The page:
Well, it’s official. If Joe Exotic is on this blog, he’s everywhere. Tiger King-fever has swept the globe. Why? What is so fascinating and why is it impossible to look away?
I think it’s because we are all unknowingly obsessed with the very niche sub-genre Nonviolent True Crime. True Crime books are so much fun because they are ABSOLUTELY BANANAS, and they are REAL. But, serial killers are macabre and disturbing. Hence, Joe Exotic. Terrible crimes, low gore, outrageous personality, bingo! Since discovering this genre just over a year ago, I have officially become obsessed. I am always on the lookout for my next true-crime fix.
While this is certainly not an exhaustive list, here are some of my favorites.
Bad Blood by John Carreyrou
If the unending spiral of increasingly heinous crimes is what appealed to you about Tiger King, then Bad Blood is the right book for you! Elizabeth Holmes started out well-intentioned, wanting to bring to the world a machine that could run multiple blood tests on just one drop of blood. She raised a ton of money, had elite silicon valley executives on board, and created a state-of-the-art facility. But the machine never worked. The longer you read the more outrageous the lies, deception, and illicit activities get. By the end it all completely bonkers, and I loved every second of it.
Continue reading “4 Books to Read if You Love Tiger King”
Bad Blood: Secrets and Lies in a Silicon Valley Startup by John Carreyrou
Genres: Non-fiction, True Crime (?)
Maturity Level: 5-
View on Goodreads
The full inside story of the breathtaking rise and shocking collapse of Theranos, the multibillion-dollar biotech startup, by the prize-winning journalist who first broke the story and pursued it to the end, despite pressure from its charismatic CEO and threats by her lawyers.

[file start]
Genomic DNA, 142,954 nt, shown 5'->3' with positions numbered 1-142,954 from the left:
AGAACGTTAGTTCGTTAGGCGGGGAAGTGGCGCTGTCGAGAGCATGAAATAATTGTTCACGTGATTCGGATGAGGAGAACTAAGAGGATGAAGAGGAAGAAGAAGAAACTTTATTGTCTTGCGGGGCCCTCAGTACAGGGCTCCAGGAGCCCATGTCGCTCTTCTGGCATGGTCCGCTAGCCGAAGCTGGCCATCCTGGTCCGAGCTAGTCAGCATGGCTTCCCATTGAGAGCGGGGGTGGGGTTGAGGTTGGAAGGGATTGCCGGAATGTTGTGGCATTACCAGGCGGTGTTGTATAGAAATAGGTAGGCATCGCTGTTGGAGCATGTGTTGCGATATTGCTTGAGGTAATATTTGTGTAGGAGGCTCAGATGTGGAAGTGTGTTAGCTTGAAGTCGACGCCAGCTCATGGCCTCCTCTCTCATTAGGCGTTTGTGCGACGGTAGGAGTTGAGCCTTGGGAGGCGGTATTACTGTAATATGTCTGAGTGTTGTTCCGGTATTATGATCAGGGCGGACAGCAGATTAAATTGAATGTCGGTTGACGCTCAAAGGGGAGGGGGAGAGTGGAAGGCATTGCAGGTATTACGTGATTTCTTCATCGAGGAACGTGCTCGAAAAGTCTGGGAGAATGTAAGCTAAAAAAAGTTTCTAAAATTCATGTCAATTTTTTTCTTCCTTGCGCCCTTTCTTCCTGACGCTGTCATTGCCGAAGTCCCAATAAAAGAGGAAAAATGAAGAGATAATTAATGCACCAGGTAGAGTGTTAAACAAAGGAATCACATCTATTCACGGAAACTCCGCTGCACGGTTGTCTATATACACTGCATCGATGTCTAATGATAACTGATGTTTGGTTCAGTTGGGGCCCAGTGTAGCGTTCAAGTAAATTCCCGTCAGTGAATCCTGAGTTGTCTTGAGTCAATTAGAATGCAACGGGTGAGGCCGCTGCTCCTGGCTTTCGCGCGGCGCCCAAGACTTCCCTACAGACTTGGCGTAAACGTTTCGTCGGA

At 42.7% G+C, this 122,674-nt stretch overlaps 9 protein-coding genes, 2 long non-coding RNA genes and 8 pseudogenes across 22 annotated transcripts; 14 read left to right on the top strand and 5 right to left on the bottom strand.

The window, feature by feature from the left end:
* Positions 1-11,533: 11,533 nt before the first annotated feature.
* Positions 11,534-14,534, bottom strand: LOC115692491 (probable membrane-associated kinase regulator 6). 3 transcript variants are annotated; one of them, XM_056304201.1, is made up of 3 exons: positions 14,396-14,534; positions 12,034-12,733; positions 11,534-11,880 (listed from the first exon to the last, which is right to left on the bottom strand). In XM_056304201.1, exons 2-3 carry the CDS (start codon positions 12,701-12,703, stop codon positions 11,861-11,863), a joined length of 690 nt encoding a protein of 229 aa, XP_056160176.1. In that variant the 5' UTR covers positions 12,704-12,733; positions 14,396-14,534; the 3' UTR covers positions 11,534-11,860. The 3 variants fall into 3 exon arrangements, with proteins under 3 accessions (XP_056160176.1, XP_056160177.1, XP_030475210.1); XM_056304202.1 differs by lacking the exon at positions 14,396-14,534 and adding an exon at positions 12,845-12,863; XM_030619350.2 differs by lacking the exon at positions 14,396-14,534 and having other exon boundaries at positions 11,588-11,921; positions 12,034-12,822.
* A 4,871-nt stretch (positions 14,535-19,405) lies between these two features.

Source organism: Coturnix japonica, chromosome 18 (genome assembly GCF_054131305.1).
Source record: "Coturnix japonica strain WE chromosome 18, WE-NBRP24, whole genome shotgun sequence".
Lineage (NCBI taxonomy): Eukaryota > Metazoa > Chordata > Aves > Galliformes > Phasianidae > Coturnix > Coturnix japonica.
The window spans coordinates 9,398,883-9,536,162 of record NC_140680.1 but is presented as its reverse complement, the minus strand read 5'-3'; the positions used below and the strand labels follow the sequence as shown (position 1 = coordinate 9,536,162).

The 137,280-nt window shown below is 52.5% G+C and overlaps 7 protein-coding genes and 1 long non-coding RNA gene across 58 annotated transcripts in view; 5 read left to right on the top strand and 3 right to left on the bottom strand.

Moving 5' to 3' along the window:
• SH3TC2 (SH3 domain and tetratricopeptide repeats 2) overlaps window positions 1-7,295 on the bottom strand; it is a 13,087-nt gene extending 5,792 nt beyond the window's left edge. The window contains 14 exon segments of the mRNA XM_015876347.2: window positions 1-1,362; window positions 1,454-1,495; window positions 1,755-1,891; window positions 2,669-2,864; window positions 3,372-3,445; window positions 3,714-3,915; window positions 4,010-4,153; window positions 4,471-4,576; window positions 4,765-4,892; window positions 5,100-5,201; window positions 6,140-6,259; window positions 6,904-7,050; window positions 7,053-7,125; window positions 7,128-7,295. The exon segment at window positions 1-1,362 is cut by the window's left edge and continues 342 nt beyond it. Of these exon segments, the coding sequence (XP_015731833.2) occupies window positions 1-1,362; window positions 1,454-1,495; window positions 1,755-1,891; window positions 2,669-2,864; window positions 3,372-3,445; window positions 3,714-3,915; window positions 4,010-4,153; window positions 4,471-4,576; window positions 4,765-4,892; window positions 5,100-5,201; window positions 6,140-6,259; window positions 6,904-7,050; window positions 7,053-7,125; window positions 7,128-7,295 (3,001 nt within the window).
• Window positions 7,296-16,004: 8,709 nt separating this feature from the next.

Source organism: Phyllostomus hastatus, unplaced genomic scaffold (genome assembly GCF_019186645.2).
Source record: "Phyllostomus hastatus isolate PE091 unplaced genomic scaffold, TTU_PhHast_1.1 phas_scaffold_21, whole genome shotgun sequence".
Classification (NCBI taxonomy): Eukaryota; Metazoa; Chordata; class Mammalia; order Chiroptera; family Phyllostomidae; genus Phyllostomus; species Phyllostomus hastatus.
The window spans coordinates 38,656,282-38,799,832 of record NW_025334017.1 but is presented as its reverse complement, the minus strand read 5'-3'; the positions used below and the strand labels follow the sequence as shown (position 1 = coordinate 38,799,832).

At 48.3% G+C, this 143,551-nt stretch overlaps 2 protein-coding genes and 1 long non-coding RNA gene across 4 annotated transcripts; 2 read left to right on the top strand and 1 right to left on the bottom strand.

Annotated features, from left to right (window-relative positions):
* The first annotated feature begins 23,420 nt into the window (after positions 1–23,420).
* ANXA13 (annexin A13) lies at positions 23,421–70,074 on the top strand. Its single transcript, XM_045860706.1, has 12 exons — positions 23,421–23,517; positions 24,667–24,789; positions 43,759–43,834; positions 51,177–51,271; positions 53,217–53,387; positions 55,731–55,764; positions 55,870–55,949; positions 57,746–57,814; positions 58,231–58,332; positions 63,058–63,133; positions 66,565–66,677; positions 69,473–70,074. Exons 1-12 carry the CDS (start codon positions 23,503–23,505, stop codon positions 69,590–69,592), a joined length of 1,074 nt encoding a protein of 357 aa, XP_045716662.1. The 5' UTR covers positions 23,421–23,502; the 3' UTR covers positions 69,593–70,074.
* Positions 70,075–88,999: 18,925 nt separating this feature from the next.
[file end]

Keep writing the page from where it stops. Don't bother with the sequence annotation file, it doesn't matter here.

In 2014, Theranos founder and CEO Elizabeth Holmes was widely seen as the female Steve Jobs: a brilliant Stanford dropout whose startup “unicorn” promised to revolutionize the medical industry with a machine that would make blood testing significantly faster and easier. Backed by investors such as Larry Ellison and Tim Draper, Theranos sold shares in a fundraising round that valued the company at more than $9 billion, putting Holmes’s worth at an estimated $4.7 billion. There was just one problem: The technology didn’t work.
A riveting story of the biggest corporate fraud since Enron, a tale of ambition and hubris set amid the bold promises of Silicon Valley.
Honestly, this book wasn’t quite as shocking as I was expecting it to be. Maybe it’s because I don’t know much about business or medicine, so I couldn’t appreciate just how bad the things Tharanos was doing were, but it was all pretty much exactly what I was expecting to read. It wasn’t until the author got involved with the story and Theranos tried to keep things under wraps that I started to get really into it and excited. Continue reading “Review- Bad Blood: Secrets and Lies in a Silicon Valley Startup”